iPHONE 6 GAZE DETECTION
A bigger screen requires more power, so any technology that can increase battery life has to be good. For the iPhone 6 Apple could be about to revisit gaze detection technology, where the phone can tell if you’re looking at the screen or not. If you were to look away, the phone could pause a video playing and turn the screen off. Patently Apple has dug up the full information on how the technology is likely to work.

Given that Samsung has similar technology in its Galaxy S4 smartphone, we’d say there’s a high chance that Apple will follow suit and implement its own version.

iPHONE 6 iOS 7
We already have iOS 7, so it makes sense that this operating system will be used for the iPhone 6. It’s possible, given that the iPhone 5S has features specific to it, that the OS will be updated to introduce new features with the new handset. For example, it could enable NFC is Apple decides that it wants the technology to use for mobile payments; we wouldn’t bet on it, though, as it seems steadfastly against it.

iPHONE 6 CAMERA
For the iPhone 5S Apple upped the physical size of its 8-megapixel sensor, meaning that each pixel gets more light. In addition, it upgraded the lens from an f/2.4 model to an f/2.2 model, increasing low-light performance again. Combined with the A7 SoC, the camera has a couple of neat modes, including a 10fps burst mode that goes on until the phone’s memory is full, and a 120fps slow-motion mode.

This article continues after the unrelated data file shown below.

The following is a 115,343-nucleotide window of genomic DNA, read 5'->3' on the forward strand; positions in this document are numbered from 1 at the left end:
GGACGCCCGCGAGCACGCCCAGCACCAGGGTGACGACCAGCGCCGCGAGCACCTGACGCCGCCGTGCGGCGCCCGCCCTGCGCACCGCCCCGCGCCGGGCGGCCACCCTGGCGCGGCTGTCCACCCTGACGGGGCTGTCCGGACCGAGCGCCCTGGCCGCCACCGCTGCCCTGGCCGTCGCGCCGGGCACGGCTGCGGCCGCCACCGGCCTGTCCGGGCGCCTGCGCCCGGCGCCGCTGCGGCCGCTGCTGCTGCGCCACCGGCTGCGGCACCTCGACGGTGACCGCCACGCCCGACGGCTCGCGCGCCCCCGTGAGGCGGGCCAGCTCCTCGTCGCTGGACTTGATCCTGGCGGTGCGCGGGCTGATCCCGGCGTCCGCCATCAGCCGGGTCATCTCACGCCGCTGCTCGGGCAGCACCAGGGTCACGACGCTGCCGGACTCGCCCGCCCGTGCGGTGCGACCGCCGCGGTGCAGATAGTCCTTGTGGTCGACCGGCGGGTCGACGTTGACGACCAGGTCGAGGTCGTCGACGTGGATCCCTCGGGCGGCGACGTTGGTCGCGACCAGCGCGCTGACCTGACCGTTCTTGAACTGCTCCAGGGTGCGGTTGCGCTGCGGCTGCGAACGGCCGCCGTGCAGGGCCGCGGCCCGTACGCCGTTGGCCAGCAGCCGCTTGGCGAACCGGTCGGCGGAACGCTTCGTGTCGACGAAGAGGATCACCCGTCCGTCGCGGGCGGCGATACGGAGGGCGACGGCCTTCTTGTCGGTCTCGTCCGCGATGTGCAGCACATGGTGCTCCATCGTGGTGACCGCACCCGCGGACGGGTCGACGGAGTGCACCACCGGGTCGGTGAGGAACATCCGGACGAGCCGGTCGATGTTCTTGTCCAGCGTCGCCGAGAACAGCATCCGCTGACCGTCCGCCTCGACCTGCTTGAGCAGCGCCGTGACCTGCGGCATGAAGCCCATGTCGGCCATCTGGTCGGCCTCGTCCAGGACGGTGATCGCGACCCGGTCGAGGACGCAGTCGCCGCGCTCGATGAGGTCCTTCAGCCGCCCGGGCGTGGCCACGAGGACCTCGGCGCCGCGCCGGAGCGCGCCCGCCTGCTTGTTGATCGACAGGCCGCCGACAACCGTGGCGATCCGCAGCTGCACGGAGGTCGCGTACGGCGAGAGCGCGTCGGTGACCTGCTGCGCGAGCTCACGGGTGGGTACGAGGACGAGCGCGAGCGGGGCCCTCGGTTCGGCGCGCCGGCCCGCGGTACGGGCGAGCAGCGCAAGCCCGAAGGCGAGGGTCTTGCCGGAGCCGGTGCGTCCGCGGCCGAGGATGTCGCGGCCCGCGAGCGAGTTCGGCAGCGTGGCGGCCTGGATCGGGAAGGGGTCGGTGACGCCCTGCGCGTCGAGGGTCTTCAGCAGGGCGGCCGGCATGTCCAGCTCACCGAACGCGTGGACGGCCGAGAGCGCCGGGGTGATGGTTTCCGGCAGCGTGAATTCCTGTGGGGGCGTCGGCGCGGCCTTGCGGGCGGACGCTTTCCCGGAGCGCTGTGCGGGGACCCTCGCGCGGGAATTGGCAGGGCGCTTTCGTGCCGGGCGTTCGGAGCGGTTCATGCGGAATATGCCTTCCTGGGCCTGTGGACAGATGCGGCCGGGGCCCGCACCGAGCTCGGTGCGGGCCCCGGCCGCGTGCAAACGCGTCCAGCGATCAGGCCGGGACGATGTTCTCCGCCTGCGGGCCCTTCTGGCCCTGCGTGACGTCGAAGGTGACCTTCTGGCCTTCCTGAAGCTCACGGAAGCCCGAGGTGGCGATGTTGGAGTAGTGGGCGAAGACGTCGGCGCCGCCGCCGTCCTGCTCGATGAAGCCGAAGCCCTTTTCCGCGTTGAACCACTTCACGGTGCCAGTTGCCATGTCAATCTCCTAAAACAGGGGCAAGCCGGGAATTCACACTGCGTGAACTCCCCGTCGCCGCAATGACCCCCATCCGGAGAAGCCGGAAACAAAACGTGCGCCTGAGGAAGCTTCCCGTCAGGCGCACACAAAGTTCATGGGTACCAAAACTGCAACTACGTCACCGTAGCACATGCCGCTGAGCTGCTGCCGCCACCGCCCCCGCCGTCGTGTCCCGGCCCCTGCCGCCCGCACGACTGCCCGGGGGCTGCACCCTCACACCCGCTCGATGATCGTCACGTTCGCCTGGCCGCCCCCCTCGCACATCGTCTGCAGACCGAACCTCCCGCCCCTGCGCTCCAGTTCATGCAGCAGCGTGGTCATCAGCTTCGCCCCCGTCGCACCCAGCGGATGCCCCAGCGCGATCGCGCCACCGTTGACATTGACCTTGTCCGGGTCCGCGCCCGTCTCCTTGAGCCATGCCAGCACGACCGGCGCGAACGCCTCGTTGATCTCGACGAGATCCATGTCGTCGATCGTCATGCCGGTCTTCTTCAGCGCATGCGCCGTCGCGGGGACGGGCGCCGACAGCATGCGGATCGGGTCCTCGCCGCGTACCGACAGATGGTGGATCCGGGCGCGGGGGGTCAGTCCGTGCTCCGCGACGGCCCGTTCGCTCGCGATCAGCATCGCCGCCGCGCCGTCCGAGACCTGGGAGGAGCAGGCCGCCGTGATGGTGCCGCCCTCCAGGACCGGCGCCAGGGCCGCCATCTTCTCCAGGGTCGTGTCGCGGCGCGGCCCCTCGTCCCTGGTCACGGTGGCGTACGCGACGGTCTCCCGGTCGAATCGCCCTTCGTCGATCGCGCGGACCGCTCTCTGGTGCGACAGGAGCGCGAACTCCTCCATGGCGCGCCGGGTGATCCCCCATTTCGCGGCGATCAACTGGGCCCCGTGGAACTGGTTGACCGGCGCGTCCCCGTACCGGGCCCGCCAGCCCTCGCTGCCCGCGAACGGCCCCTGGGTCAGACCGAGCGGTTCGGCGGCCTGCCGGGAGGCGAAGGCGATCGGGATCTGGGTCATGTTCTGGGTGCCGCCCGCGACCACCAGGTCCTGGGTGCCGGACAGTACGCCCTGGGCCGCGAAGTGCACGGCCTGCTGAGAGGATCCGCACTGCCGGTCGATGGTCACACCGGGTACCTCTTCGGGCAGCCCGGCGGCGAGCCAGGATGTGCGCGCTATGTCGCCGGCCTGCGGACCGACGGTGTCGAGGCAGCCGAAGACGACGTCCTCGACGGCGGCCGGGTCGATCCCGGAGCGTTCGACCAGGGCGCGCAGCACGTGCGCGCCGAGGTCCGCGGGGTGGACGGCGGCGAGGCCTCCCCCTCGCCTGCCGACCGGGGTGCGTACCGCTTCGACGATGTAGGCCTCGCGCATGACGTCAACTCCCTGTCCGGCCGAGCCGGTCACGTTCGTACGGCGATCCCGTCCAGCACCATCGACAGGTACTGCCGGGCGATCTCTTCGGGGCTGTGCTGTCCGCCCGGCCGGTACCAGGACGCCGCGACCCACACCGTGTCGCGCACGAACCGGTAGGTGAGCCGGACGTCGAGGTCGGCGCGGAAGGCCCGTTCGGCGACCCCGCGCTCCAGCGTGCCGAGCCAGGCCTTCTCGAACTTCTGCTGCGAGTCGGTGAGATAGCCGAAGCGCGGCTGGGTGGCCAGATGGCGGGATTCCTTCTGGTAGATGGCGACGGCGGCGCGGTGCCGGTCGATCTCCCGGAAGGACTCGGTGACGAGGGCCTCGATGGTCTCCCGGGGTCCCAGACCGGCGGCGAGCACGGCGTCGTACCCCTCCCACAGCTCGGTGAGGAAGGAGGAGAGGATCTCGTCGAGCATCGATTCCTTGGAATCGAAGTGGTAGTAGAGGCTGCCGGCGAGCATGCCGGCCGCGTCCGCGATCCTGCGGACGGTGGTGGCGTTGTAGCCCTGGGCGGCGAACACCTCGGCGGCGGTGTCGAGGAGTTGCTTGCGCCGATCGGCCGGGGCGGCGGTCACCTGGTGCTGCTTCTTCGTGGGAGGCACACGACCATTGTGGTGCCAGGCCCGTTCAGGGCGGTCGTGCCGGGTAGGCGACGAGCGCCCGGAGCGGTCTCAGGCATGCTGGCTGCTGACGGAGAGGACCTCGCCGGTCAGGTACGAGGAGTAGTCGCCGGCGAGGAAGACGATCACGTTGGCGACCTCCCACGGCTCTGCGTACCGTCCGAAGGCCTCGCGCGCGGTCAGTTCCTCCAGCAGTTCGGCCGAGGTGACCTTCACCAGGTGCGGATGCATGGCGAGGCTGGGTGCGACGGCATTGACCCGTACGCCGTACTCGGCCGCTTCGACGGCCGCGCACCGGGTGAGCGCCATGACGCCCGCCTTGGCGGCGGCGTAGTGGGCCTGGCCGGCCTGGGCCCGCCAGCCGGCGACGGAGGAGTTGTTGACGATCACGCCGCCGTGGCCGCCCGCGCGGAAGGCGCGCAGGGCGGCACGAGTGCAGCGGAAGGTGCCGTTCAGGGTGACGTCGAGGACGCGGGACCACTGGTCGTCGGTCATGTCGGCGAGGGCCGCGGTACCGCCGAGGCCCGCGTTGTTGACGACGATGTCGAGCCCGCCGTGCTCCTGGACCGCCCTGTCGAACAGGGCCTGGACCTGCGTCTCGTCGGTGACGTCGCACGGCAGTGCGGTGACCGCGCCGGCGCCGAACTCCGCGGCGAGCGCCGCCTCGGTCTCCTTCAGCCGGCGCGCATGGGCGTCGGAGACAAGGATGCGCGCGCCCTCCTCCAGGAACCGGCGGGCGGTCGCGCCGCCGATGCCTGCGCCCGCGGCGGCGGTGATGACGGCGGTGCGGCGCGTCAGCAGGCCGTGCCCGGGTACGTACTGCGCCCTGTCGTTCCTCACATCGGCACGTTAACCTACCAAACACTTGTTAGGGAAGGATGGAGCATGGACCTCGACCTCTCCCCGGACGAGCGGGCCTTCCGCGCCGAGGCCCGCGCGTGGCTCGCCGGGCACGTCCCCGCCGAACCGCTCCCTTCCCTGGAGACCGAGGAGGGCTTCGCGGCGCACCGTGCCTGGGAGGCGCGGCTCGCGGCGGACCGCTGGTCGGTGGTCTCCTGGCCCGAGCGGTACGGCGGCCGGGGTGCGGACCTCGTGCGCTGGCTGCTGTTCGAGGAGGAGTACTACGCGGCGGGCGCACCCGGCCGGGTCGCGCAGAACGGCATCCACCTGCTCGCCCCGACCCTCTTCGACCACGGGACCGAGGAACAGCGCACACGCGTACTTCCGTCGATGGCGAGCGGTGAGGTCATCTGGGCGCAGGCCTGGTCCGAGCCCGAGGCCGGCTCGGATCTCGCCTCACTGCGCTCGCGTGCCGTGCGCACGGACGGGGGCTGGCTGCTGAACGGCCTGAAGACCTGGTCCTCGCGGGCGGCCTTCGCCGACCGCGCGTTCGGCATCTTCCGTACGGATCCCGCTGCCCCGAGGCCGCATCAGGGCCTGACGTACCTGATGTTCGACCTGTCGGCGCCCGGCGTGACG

It would make sense if Apple was to use this sensor in the iPhone 6, although, given it’s a bigger phone, with more room inside for components, it could well up the pixel count, with a 12- or 13-megapixel on the cards.

iPHONE 6 STORAGE
In terms of storage, 64GB has been the top model for a couple of years, and continues to be so for the iPhone 5S. We’re not expecting this to change for the iPhone 6, although we know that the Apple can make a 128GB model, thanks to the recent launch of a 128GB iPad 4.

The new model doubled the maximum capacity of the previous high-end iPad (64GB). This update was said to be about increasing the variety of uses for the tablet, with Apple stating that more storage was good for large files for use in applications such as CAD and music production. It’s also a more useful amount of storage for photos and videos.

iPHONE 6 TOUCH ID
Touch ID, the fingerprint reader, was the one of the big talking points for the iPhone 5S. Recent rumours suggest that Touch ID will also come to the iPad 5 and iPad Mini 2, so we’d really expect it on the iPhone 6.

Touch ID works brilliant and encourages people to be more secure, as using it requires a passcode to be set. At the moment, Touch ID can only be used to unlock the iPhone and to authorise iTunes and App Store payments, but it would make sense for Apple to be thinking about new applications for the technology. We can easily see a future where banking apps, for example, are authenticated through the phone.